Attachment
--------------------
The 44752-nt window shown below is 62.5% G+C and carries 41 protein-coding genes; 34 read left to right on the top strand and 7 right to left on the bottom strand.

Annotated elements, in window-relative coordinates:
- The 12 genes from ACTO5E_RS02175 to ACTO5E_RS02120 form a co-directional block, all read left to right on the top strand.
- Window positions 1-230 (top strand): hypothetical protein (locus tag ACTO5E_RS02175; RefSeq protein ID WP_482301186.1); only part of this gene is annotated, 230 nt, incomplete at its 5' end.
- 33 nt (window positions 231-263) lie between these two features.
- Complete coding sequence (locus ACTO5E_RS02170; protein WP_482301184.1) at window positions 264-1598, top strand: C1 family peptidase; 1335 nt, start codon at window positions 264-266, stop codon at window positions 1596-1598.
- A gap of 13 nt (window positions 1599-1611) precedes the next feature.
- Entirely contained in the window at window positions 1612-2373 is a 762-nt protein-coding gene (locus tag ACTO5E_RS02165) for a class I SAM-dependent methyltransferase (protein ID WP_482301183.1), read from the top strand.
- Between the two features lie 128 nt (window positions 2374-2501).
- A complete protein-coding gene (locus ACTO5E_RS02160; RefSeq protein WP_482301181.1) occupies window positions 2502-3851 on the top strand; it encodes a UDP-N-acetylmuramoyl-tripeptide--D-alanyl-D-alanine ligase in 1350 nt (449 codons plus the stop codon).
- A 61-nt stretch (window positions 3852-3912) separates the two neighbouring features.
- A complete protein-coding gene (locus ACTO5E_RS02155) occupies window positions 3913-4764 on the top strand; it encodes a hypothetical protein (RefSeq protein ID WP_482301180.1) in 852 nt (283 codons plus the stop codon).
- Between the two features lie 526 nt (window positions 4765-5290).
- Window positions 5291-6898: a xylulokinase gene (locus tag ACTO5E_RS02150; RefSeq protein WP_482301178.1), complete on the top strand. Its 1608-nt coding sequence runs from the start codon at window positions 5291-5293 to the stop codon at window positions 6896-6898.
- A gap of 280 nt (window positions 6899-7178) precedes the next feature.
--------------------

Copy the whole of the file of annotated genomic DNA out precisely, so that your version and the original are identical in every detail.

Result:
The 44752-nt window shown below is 62.5% G+C and carries 41 protein-coding genes; 34 read left to right on the top strand and 7 right to left on the bottom strand.

Annotated elements, in window-relative coordinates:
- The 12 genes from ACTO5E_RS02175 to ACTO5E_RS02120 form a co-directional block, all read left to right on the top strand.
- Window positions 1-230 (top strand): hypothetical protein (locus tag ACTO5E_RS02175; RefSeq protein ID WP_482301186.1); only part of this gene is annotated, 230 nt, incomplete at its 5' end.
- 33 nt (window positions 231-263) lie between these two features.
- Complete coding sequence (locus ACTO5E_RS02170; protein WP_482301184.1) at window positions 264-1598, top strand: C1 family peptidase; 1335 nt, start codon at window positions 264-266, stop codon at window positions 1596-1598.
- A gap of 13 nt (window positions 1599-1611) precedes the next feature.
- Entirely contained in the window at window positions 1612-2373 is a 762-nt protein-coding gene (locus tag ACTO5E_RS02165) for a class I SAM-dependent methyltransferase (protein ID WP_482301183.1), read from the top strand.
- Between the two features lie 128 nt (window positions 2374-2501).
- A complete protein-coding gene (locus ACTO5E_RS02160; RefSeq protein WP_482301181.1) occupies window positions 2502-3851 on the top strand; it encodes a UDP-N-acetylmuramoyl-tripeptide--D-alanyl-D-alanine ligase in 1350 nt (449 codons plus the stop codon).
- A 61-nt stretch (window positions 3852-3912) separates the two neighbouring features.
- A complete protein-coding gene (locus ACTO5E_RS02155) occupies window positions 3913-4764 on the top strand; it encodes a hypothetical protein (RefSeq protein ID WP_482301180.1) in 852 nt (283 codons plus the stop codon).
- Between the two features lie 526 nt (window positions 4765-5290).
- Window positions 5291-6898: a xylulokinase gene (locus tag ACTO5E_RS02150; RefSeq protein WP_482301178.1), complete on the top strand. Its 1608-nt coding sequence runs from the start codon at window positions 5291-5293 to the stop codon at window positions 6896-6898.
- A gap of 280 nt (window positions 6899-7178) precedes the next feature.